Covid could cause erectile dysfunction, doctors believe as the link between the two continues to grow.
Scientists already know the virus can damage blood vessels, restricting blood flow throughout the body.
Erections occur solely through blood flowing through small and narrow arteries that supply the genitals, so anything hampering this can lead to the problem.
Dozens of reports of infected men suffering from impotence have surfaced since the start of the pandemic. Several studies have also linked the virus itself to the medical condition.
Dr Ryan Berglund, a urologist at the Cleveland Clinic, said Covid is already known to cause myocarditis — inflammation of the heart muscle — in some cases.
Therefore, it is plausible that it could also cause erectile dysfunction.
But he said the evidence is ‘primarily anecdotal’ at the moment, so the scale of the problem is not clear and more studies are needed.
A doctor in the US said Covid could cause erectile dysfunction, with patients suffering from the condition after recovering from the virus
How could Covid cause erectile dysfunction?
Some doctors suspect that the coronavirus could lead to higher risk of men developing erectile dysfunction.
So far, their fears are based on anecdotal evidence from patients reporting erection problems after having the virus.
A few small-scale studies have also linked the condition, but doctors say more are needed.
One way Covid could lead to erectile dysfunction is through pneumonia.
Pneumonia can inflame the blood vessels, which can restrict blood flow.
Erections are purely caused by blood flow, so anything that harms this could have a knock-on effect.
Pneumonia can also damage people’s lungs, which can affect blood oxygen levels.
This can make it difficult for men to maintain an erection.
Covid could also infect testosterone-producing cells in the testicles called Leydig cells.
A drop in these cells can affect libido and desire.
Dr Emmanuele Jannini, professor of endocrinology and medical sexology at the University of Rome Tor Vergata, said reduced sense of smell could also be linked with erectile dysfunction.
Not being able to smell could prevent arousal, he said.
Dr Jannini said the link could even be linked to poor mental health, with the pandemic leading to higher stress levels.
This could stop men from getting aroused, he said.
Doctors also suggested lower oxygen levels in the blood, damage to testosterone-producing cells and pandemic-related stress could be responsible.
While one suggested a reduced sense of smell from a Covid infection by making men get less aroused.
One study in March found men who catch the virus are three times more likely to get erectile dysfunction, while another in May said men could take six months to recover.
Dr Berglund told the Los Angeles Times: ‘It’s the blood vessels themselves that can become inflamed, which could cause an obstructive phenomenon and negatively impact the ability to get erections’.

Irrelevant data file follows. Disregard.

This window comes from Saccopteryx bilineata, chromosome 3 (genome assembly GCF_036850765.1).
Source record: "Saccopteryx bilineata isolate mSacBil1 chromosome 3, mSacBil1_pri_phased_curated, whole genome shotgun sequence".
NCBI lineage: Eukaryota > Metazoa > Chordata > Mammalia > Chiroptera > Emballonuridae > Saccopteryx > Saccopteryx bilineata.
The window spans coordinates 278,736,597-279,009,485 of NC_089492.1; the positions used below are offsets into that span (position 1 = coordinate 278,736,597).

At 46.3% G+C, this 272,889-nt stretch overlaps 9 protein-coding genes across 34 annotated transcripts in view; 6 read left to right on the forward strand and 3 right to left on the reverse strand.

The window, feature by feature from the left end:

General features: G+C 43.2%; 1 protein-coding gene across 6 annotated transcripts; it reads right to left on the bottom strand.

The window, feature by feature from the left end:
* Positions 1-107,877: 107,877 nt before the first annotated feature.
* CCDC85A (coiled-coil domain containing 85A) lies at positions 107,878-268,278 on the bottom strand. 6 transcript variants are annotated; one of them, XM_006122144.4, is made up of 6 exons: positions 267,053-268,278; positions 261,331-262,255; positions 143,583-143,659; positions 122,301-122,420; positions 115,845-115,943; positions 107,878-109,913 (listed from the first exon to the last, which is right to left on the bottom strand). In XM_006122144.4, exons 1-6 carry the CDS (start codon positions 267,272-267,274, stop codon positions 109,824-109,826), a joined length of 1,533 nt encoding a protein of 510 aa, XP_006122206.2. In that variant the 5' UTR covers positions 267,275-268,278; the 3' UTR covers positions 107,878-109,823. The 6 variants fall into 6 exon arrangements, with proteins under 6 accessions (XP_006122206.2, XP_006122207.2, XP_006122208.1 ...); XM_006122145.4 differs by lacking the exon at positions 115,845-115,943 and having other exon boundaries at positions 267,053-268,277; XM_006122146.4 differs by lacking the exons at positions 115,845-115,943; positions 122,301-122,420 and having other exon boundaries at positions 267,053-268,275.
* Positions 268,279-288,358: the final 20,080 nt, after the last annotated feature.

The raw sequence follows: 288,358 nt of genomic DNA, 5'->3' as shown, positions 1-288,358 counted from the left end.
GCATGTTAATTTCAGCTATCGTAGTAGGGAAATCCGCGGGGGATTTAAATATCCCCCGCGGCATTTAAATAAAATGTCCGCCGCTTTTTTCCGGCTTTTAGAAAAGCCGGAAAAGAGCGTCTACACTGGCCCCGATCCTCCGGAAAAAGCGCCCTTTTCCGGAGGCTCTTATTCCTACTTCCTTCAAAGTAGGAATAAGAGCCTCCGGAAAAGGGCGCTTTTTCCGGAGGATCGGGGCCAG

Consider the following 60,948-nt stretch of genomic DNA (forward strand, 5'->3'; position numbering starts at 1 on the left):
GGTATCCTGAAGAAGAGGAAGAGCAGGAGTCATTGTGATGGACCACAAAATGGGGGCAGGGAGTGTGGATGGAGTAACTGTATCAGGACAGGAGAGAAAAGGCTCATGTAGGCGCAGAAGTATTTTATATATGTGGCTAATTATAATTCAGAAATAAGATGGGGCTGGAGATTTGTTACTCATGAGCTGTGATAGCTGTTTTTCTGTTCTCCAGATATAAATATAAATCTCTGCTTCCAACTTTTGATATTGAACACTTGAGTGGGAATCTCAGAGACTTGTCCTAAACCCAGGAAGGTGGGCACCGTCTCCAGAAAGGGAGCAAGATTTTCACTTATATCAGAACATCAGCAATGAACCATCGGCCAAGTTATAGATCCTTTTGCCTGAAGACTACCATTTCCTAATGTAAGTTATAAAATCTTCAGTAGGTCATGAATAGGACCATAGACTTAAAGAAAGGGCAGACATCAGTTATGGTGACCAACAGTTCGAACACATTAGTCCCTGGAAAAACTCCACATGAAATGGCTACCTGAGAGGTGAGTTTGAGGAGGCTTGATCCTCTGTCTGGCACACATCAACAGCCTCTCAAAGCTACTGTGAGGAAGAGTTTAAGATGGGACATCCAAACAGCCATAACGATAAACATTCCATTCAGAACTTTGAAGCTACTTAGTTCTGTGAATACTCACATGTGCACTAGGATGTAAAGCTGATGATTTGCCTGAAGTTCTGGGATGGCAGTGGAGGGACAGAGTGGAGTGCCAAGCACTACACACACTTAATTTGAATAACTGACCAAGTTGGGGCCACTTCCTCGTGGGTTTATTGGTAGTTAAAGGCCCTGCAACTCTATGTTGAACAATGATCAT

It is clear some Covid patients are suffering from inflamed blood vessels, which is not uncommon with other viral infections, he said.
Dr Berglund added: ‘It’s just that the scale of this viral infection and the severity of it have probably led to a higher incidence of vascular-related disease and vascular inflammatory disease than other viral infections.’
He said observational studies should be conducted of men with a similar age and health level to see if erectile dysfunction is more common in those who have had the virus.
He said erectile dysfunction after Covid could signal a person is also having heart problems related to the virus.
Dr Emmanuele Jannini, professor of endocrinology and medical sexology at the University of Rome Tor Vergata, told the newspaper the dysfunction could be a long-Covid symptom.
The umbrella term covers any Covid symptoms lasting over a month after infection, with difficulty breathing and tiredness thought to be the most common.
He said Covid patients who develop pneumonia may be at risk of erectile dysfunction, as the illness can also reduce blood oxygen levels.
This is well-known to lead to problems getting an erection, Dr Jannini said.
A loss of sense of smell – a well-known Covid symptom – could also restrict someone from becoming aroused, he said.
Dr Berglund said it could be the case that Covid harms testosterone-producing cells, but this link has not been proven.
Doctors have previously said Covid can bind to these cells and stop them from working normally, leaving men with lower testosterone levels.
Dr Berglund said Covid could also be indirectly to blame for other cases of erectile dysfunction.
Some people are more stressed because of the pandemic, especially if they have lost their job or are struggling with Covid restrictions. This could lead to men being less ‘in the mood’.
The doctors’ comments come after a study by doctors at the University of Rome found men who catch the virus are three times more likely to get erectile dysfunction.
Their study of 100 men, who had an average age of 33, found nine per cent of people who had not had Covid had erection problems.
But 28 per cent of men who had been infected with the coronavirus reported the problem.
Doctors at Miami University found SARS-CoV-2 in two mens’ penises six months after they recovered from the virus.
Dr Jannini said the possible link between the virus and erectile dysfunction is another reason for people to get vaccinated.